Health News

EXPLAINER: Why the smallest state has a big virus challenge

For a few days in December, Rhode Island was one of the worst places on the planet when it came to new cases of COVID-19 per capita.

Hospitals hit capacity as the rate of new cases topped the nation, nearly double the rate in neighboring Connecticut. The state’s record for daily COVID-19 deaths, set in April, was broken. Faced with a worsening crisis, Gov. Gina Raimondo reluctantly re-imposed tougher restrictions on businesses.

“I am surprised that we have done so poorly,” Dr. Keith Corl, an emergency physician and faculty member at Brown University’s Warren Alpert Medical School, said last week. “We are all exhausted, and now we’re talking about staffing more ICU units.”

The nation’s smallest state by area has reported 1,855 pandemic deaths so far, far fewer than many states but giving Rhode Island the University of Rhode Island, Johnson & Wales University and Providence College.

Like other states, Rhode Island limited indoor dining and customer capacity at many businesses in the spring and temporarily shuttered bar areas, gyms and theaters. Tougher rules were reinstituted for the first three weeks of December after case numbers began to tick upward.

While physicians like Fine and Corl argue the restrictions haven’t gone far enough, many business owners have expressed concerns about long-term economic damage to the state’s hospitality and tourism industries.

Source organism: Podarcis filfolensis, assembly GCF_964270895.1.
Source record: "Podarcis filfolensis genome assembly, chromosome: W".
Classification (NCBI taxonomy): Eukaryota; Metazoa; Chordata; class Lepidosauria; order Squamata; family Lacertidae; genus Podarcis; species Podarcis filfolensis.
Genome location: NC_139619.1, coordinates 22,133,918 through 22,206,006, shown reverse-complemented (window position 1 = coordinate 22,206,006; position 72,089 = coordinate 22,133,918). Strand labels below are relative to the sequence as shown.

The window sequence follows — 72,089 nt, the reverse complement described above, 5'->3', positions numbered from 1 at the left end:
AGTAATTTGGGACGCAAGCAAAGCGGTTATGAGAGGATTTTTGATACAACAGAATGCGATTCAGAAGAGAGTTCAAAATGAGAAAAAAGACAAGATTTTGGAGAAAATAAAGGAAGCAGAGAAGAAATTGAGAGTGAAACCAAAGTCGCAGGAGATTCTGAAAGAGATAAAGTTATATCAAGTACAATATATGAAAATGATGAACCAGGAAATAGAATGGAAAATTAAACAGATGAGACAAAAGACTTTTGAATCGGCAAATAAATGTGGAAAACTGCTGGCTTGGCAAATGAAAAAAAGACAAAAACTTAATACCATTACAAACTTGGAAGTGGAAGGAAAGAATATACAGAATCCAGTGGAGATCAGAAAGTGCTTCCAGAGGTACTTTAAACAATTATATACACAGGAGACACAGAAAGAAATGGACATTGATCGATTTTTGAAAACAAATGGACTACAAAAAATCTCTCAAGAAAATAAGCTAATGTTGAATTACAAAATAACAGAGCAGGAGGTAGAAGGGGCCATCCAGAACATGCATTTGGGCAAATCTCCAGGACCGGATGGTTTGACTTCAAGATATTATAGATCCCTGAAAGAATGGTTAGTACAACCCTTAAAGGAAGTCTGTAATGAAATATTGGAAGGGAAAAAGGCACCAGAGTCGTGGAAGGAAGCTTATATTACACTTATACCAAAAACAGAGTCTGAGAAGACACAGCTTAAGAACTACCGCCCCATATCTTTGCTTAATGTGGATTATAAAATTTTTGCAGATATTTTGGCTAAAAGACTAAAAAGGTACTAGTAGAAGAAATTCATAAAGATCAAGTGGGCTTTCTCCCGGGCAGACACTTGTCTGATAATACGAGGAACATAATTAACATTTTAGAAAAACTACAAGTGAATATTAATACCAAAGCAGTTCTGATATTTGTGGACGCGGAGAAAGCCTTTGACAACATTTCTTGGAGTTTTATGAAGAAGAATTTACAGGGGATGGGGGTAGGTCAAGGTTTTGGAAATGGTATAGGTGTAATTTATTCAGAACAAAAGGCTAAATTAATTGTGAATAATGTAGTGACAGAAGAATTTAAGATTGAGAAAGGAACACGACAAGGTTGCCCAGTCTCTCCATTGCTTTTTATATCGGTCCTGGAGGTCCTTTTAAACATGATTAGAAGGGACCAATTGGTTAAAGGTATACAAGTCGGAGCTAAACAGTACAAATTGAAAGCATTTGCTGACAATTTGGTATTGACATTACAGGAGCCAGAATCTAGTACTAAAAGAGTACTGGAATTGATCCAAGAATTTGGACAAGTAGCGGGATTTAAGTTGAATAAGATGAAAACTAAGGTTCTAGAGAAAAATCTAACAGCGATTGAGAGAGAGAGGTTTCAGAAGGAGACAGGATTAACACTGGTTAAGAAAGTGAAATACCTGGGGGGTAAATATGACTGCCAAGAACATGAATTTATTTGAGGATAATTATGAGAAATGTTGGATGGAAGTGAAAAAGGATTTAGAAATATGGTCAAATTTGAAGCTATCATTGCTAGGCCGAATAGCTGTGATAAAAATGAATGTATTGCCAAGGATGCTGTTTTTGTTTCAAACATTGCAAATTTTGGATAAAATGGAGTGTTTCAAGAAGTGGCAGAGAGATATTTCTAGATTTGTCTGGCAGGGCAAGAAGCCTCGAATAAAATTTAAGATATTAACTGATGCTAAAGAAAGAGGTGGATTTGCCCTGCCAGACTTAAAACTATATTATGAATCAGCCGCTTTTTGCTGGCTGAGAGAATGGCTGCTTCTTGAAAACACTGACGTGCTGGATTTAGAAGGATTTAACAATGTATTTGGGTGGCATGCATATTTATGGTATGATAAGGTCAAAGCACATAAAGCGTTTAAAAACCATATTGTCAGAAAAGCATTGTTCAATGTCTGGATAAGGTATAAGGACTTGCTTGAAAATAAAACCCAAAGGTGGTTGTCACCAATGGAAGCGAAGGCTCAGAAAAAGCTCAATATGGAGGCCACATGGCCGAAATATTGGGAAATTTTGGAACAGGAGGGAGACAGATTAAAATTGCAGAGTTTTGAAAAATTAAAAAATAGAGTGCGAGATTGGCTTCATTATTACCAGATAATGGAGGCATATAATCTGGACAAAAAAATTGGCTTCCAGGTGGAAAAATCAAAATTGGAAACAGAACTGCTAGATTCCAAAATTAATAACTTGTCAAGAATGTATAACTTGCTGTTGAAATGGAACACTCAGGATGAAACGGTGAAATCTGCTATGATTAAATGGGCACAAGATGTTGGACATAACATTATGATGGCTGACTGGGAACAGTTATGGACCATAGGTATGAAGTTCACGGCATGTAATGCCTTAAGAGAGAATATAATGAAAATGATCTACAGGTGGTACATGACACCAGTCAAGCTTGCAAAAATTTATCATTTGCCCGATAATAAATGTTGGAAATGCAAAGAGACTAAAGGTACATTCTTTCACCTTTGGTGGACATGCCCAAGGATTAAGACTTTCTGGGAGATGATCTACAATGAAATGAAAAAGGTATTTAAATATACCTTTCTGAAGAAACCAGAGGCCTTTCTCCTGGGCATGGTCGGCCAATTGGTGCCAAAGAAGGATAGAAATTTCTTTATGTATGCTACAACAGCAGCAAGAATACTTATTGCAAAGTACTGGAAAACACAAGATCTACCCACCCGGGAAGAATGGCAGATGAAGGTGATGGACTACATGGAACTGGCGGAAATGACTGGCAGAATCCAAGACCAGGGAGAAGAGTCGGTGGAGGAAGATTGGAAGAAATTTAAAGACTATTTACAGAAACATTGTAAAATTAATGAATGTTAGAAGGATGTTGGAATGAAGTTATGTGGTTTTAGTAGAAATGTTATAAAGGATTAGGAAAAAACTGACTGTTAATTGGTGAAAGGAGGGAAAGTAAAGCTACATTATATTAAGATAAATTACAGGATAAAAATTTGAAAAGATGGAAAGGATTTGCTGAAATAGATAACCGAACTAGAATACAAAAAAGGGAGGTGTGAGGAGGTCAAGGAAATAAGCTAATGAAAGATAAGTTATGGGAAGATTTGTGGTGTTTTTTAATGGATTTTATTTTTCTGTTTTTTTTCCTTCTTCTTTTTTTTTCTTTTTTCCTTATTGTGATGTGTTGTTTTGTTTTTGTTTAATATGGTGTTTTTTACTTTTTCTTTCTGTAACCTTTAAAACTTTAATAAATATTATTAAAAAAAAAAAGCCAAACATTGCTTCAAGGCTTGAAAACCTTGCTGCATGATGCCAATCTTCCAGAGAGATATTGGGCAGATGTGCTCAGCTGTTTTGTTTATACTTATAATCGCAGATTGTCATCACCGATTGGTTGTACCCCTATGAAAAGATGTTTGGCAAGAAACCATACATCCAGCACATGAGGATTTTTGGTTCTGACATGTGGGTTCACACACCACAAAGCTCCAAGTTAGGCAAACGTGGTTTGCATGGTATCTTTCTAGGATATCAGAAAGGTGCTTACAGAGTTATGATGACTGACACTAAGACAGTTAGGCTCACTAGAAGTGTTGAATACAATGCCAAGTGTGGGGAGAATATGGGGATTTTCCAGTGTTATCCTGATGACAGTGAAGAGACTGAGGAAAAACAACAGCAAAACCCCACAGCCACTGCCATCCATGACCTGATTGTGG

Bob Leonard is the co-owner of the Coast Guard House, a seaside restaurant in Narragansett popular with tourists. He said his business worked hard to comply with the restrictions and doesn’t think restaurants are responsible for the recent rise in cases.

“From what I’ve seen, it’s people being at home and letting their guards down,” he said.



Residents who ignore guidance on masks and social distancing also deserve some blame, Raimondo has said.

The Democratic governor also points to the state’s vigorous testing program as an explanation for the recent surge. Rhode Island has performed more than 2 million tests, more per resident than any other state, according to Johns Hopkins University data. More testing means more asymptomatic cases will be identified—cases which might go unnoticed in other states.

But testing doesn’t fully account for December’s increases in deaths and hospitalizations too, said Dr. Ashish Jha, a physician and dean of Brown’s School of Public Health. Jha said he believes population density and poverty are bigger factors.

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